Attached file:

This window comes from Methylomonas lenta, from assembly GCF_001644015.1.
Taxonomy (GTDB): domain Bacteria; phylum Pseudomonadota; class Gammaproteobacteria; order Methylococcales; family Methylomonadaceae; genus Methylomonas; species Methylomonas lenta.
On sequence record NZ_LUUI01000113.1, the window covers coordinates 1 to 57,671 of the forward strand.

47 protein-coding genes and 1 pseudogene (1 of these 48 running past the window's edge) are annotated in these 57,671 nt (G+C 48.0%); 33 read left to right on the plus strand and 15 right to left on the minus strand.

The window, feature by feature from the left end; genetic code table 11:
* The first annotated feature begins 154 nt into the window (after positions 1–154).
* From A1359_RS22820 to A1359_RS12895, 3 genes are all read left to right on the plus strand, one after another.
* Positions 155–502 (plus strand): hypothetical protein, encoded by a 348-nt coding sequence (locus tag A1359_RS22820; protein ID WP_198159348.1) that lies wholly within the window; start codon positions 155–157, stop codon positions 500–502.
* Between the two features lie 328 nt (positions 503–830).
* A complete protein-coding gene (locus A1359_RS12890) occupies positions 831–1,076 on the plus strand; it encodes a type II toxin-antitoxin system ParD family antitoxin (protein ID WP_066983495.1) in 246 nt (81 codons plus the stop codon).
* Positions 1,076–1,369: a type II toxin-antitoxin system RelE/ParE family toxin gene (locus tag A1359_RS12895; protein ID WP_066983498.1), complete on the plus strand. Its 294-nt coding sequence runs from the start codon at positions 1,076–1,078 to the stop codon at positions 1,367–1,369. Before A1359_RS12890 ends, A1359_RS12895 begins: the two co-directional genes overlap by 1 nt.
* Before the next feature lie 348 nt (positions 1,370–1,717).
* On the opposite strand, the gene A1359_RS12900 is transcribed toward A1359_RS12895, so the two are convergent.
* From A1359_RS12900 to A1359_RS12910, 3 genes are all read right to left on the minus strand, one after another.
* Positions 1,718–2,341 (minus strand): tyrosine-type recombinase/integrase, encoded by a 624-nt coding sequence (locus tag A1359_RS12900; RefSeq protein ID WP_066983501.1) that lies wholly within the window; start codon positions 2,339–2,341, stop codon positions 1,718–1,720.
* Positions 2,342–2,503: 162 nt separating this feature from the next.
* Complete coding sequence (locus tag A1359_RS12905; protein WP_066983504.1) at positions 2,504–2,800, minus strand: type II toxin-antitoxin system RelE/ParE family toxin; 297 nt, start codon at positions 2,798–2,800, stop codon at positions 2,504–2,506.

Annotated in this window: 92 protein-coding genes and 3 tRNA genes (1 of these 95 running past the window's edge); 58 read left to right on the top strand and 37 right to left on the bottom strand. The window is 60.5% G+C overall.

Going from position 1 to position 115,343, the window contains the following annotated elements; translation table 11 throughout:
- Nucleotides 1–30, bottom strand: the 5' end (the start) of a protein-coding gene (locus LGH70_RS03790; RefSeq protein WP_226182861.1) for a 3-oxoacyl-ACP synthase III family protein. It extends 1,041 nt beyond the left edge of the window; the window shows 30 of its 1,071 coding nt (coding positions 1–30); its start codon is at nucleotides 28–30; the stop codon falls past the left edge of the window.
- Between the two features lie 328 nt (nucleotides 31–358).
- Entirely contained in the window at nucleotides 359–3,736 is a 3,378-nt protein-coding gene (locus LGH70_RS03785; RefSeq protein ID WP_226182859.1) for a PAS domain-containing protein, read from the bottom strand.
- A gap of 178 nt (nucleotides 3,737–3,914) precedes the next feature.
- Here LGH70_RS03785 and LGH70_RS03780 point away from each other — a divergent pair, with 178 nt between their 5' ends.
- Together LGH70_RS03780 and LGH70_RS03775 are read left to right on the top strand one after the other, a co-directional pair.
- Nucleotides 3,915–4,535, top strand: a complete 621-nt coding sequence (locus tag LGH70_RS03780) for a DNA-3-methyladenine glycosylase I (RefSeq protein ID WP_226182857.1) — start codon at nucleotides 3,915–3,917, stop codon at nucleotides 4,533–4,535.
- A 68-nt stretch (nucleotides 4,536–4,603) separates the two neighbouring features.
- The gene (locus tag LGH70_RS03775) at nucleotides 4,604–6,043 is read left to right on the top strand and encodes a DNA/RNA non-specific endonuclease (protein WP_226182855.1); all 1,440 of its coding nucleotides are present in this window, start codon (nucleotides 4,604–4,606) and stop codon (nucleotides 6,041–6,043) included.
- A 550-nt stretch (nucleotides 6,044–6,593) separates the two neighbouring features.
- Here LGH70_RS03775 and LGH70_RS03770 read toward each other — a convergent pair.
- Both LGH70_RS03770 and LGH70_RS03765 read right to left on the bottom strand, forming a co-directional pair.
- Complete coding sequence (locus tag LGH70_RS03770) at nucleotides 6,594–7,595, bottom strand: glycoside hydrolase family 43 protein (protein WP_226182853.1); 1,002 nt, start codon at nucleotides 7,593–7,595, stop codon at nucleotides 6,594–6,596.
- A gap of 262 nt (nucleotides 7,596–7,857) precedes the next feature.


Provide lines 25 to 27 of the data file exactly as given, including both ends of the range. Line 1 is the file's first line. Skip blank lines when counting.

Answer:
- Together LGH70_RS03780 and LGH70_RS03775 are read left to right on the top strand one after the other, a co-directional pair.
- Nucleotides 3,915–4,535, top strand: a complete 621-nt coding sequence (locus tag LGH70_RS03780) for a DNA-3-methyladenine glycosylase I (RefSeq protein ID WP_226182857.1) — start codon at nucleotides 3,915–3,917, stop codon at nucleotides 4,533–4,535.
- A 68-nt stretch (nucleotides 4,536–4,603) separates the two neighbouring features.